Economists tend to favour taxing consumption, because it is efficient and less distorting than many other taxes. They tend to downplay the fact that it is regressive, once again selectively hitting those who can afford it least. They wave that argument away, saying that the needy can be compensated by increased transfer payments. Whether such payments would hit the mark is highly questionable. Moreover the better off in the community tend to see such payments as undeserving.

Denniss identifies other “rorts” such as the 50% capital gains concession, and the exemption of the family home, which can store massive value for the rich.

An alternative to increasing the rate is to increase the coverage. The list of exempt goods and services is actually quite large. I’ve copied it here for convenience:

  • medical and other health services, hospital services, residential or community care and medical aids;
  • education courses, course materials, student accommodation;
  • child care services registered under the Childcare Rebate, eligible child care centres or other child care services
  • exports of goods and services from Australia if exported within 60 days after the earlier of the day payment is received or the invoice is issued;
  • religious services;
  • non-commercial activities of charitable institutions;
  • water and sewerage goods and services;
  • sales of businesses as going concerns;
  • sales of precious metals after refinement by the supplier and delivery to a precious metal dealer
  • inwards duty free goods sales to a relevant traveller;
  • sales of freehold interest in land or long-term lease made by a Commonwealth, State or Territory Government;
  • subdivided farm land
  • cars for use by disabled people.

I’m not sure about sales of precious metals and subdivided farmland, but I think Australia has its exemptions about right. It’s late but I can’t find food on the list. Most but not all food is exempt as explained here.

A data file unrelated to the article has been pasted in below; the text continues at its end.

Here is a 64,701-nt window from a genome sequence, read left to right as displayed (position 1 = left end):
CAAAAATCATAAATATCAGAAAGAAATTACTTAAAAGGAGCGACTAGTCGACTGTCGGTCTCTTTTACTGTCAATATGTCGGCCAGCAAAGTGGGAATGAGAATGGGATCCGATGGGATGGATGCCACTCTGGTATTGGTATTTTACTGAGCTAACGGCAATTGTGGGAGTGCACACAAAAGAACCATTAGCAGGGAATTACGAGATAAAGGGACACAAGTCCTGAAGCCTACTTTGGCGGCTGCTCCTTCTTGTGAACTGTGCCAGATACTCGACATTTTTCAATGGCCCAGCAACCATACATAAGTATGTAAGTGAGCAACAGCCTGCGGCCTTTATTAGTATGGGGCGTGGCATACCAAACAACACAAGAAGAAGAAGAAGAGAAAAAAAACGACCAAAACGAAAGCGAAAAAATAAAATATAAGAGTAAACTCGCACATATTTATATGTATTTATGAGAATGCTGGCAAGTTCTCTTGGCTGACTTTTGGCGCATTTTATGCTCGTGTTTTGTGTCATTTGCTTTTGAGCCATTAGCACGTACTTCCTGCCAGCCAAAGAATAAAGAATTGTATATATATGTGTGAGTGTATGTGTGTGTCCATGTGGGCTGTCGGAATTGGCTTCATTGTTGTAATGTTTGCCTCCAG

I’ve been explaining that Bowen and Rudd did not leave the budget in a mess (see ABC FactCheck). By adding $68 billion to the deficit, however, Hockey has created quite a mess of his own. Treasury boss Martin Parkinson explained that brave assumptions were required to fix it:

Prior to this budget, we were banking the house on 33 years of uninterrupted economic growth and there’s no precedent for that. We’re banking on another 10 years of fiscal drag and that being pocketed, and that has quite significant regressive impacts, and even then, we still don’t get back to surplus.

“Fiscal drag” means bracket creep.

Thanks Joe!

Tax the rich, I say. At least 80% for incomes of over half a million and a wealth tax for those who organise to have no income. Peter Martin points out that the wealthiest 75 have an average taxable income of $82.

Meanwhile NATSEM modelling has found that low earners do most of the heavy lifting:

The budget hits 1.25 million low and middle income families with children on average by about $3000 a year in 2017-18 while it actually benefits upper middle and upper income families through removing the carbon price, according to modelling done by NATSEM at University of Canberra.

That’s apart from the young unemployed, where a 26 year-old loses $6944.


Clearly there is a need for a thorough review of the total tax system, which Labor undertook and then largely ignored. That was a major blot on the legacy of Swan’s treasurership and the Rudd/Gillard years, having commissioned the Henry review and then largely ignored it.